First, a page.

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A comparison of animal personality and coping styles in the red junglefowl
Linköping University, Department of Physics, Chemistry and Biology, Biology. Linköping University, Faculty of Science & Engineering.
Linköping University, Department of Physics, Chemistry and Biology, Biology. Linköping University, The Institute of Technology.
Stockholm University, Sweden.
Linköping University, Department of Physics, Chemistry and Biology, Biology. Linköping University, Faculty of Science & Engineering.
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2017 (English)In: Animal Behaviour, ISSN 0003-3472, E-ISSN 1095-8282, Vol. 130, 209-220 p.Article in journal (Refereed) Published
Abstract [en]

There is an increased focus in biology on consistent behavioural variation. Several terms are used to describe this variation, including animal personality and coping style. Both terms describe between individual consistency in behavioural variation; however, they differ in the behavioural assays typically used, the expected distribution of response variables, and whether they incorporate variation in behavioural flexibility. Despite these differences, the terms are often used interchangeably. We conducted experiments using juvenile and adult red junglefowl, Gallus gallus, as subjects to explore the degree to which animal personality and coping styles overlap. We demonstrate that animal personality and coping styles can be described in this species, and that shyer individuals had more flexible responses, as expected for coping styles. Behavioural responses from both personality and coping style assays had continuous distributions, and were not clearly separated into two types. Behavioural traits were not correlated and, hence, there was no evidence of a behavioural syndrome. Further, behavioural responses obtained in personality assays did not correlate with those from coping style tests. Animal personality and coping styles are therefore not synonymous in the red junglefowl. We suggest that the terms animal personality and coping style are not equivalent and should not be used interchangeably. (C) 2017 The Association for the Study of Animal Behaviour. Published by Elsevier Ltd. All rights reserved.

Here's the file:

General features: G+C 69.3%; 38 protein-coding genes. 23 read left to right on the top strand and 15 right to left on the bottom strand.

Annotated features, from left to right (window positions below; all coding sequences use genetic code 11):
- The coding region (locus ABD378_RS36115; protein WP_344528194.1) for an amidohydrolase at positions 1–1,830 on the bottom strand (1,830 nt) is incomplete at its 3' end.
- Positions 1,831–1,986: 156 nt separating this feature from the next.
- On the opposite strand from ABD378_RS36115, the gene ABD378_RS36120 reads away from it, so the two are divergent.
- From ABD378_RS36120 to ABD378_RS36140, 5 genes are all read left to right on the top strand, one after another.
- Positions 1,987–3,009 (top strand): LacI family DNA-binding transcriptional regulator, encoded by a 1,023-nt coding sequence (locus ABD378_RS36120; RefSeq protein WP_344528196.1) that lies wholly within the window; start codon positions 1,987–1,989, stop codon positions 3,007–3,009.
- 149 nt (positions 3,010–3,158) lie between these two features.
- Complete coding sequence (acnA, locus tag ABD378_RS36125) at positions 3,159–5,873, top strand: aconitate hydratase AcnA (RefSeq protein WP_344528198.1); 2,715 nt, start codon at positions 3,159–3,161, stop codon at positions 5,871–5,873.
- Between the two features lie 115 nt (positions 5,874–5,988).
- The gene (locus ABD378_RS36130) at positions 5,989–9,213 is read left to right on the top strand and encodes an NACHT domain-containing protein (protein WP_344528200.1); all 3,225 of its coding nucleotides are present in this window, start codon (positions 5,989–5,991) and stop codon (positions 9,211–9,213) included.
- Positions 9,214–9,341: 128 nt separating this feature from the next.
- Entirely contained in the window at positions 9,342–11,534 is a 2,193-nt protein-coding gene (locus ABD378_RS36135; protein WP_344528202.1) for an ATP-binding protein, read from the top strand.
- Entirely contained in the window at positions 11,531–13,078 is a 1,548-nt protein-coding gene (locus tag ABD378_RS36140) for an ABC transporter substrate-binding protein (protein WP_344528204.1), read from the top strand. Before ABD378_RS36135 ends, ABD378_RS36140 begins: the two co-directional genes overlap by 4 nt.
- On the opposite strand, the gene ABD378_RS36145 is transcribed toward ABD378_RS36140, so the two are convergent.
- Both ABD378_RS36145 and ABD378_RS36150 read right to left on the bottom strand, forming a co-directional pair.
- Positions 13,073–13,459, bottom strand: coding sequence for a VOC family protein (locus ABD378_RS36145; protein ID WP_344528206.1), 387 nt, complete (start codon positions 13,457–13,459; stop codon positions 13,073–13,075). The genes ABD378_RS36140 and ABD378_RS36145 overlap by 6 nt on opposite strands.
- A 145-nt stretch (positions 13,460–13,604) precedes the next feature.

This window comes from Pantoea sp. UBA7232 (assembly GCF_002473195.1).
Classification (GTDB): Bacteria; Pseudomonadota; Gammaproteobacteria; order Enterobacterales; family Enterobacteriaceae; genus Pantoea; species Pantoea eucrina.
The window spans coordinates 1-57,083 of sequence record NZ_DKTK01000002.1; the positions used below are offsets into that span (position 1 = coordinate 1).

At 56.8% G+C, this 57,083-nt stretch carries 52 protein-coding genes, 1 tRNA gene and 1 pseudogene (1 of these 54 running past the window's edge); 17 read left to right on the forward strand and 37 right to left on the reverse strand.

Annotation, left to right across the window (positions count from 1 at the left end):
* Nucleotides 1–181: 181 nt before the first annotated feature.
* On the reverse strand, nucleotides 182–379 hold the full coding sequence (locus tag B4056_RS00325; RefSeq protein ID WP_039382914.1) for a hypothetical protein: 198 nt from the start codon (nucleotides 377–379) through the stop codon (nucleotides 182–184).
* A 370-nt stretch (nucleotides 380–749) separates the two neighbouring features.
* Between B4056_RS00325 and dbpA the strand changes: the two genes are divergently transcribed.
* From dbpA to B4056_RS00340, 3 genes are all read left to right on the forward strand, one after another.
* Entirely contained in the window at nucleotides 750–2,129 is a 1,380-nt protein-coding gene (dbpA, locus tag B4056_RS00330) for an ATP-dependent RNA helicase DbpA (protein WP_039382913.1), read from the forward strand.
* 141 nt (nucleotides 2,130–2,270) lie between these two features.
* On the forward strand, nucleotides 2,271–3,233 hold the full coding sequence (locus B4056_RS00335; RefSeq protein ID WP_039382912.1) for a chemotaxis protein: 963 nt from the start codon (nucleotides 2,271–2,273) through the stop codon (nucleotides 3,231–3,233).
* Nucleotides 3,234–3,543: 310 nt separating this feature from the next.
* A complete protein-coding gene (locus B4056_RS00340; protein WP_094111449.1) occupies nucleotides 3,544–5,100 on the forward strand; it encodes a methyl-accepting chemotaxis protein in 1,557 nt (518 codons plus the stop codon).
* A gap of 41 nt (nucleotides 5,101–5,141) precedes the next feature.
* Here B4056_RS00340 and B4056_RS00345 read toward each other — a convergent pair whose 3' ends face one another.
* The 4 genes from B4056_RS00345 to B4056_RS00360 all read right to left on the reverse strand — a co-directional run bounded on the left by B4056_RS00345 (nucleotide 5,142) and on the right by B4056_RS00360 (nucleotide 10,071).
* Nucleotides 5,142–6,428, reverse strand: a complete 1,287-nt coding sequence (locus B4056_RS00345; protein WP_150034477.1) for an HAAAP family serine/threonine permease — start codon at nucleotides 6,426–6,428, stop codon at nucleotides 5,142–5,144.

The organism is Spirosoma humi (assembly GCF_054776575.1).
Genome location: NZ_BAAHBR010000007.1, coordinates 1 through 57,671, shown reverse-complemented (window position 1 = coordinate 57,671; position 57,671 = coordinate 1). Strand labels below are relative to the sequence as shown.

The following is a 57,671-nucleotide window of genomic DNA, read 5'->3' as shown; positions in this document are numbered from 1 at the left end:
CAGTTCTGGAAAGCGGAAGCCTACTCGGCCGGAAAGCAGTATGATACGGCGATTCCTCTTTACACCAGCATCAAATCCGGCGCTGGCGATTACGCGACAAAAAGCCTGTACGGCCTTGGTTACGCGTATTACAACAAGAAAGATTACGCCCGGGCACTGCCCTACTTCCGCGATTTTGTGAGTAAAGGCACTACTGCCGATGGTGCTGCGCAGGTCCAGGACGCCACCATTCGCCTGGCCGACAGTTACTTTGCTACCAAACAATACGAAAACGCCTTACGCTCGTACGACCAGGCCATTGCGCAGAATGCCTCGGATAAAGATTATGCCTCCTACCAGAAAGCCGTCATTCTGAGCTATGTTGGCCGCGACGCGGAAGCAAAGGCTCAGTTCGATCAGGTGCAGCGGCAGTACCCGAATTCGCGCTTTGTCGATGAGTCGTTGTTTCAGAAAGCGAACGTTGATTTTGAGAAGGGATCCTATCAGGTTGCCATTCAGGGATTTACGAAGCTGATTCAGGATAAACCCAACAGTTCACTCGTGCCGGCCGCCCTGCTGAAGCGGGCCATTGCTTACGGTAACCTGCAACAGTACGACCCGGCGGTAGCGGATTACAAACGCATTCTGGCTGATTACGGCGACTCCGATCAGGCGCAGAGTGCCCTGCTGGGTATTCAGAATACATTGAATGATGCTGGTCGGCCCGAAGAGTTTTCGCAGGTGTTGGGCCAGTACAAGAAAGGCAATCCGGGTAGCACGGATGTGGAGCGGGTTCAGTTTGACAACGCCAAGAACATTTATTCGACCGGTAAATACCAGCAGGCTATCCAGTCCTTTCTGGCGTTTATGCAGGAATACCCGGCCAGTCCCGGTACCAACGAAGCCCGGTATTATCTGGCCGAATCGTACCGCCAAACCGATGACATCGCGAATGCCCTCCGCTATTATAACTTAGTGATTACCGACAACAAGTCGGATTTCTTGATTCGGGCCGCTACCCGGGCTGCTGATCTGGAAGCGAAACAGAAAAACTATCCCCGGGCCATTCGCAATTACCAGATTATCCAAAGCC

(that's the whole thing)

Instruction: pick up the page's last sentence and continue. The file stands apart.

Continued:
Place, publisher, year, edition, pages
ACADEMIC PRESS LTD- ELSEVIER SCIENCE LTD , 2017. Vol. 130, 209-220 p.
Keyword [en]
boldness e; xploration; Gallus gallus; individual differences; stress coping
National Category
Behavioral Sciences Biology
Identifiers
URN: urn:nbn:se:liu:diva-139903DOI: 10.1016/j.anbehav.2017.06.024ISI: 000406939400022OAI: oai:DiVA.org:liu-139903DiVA: diva2:1135762
Note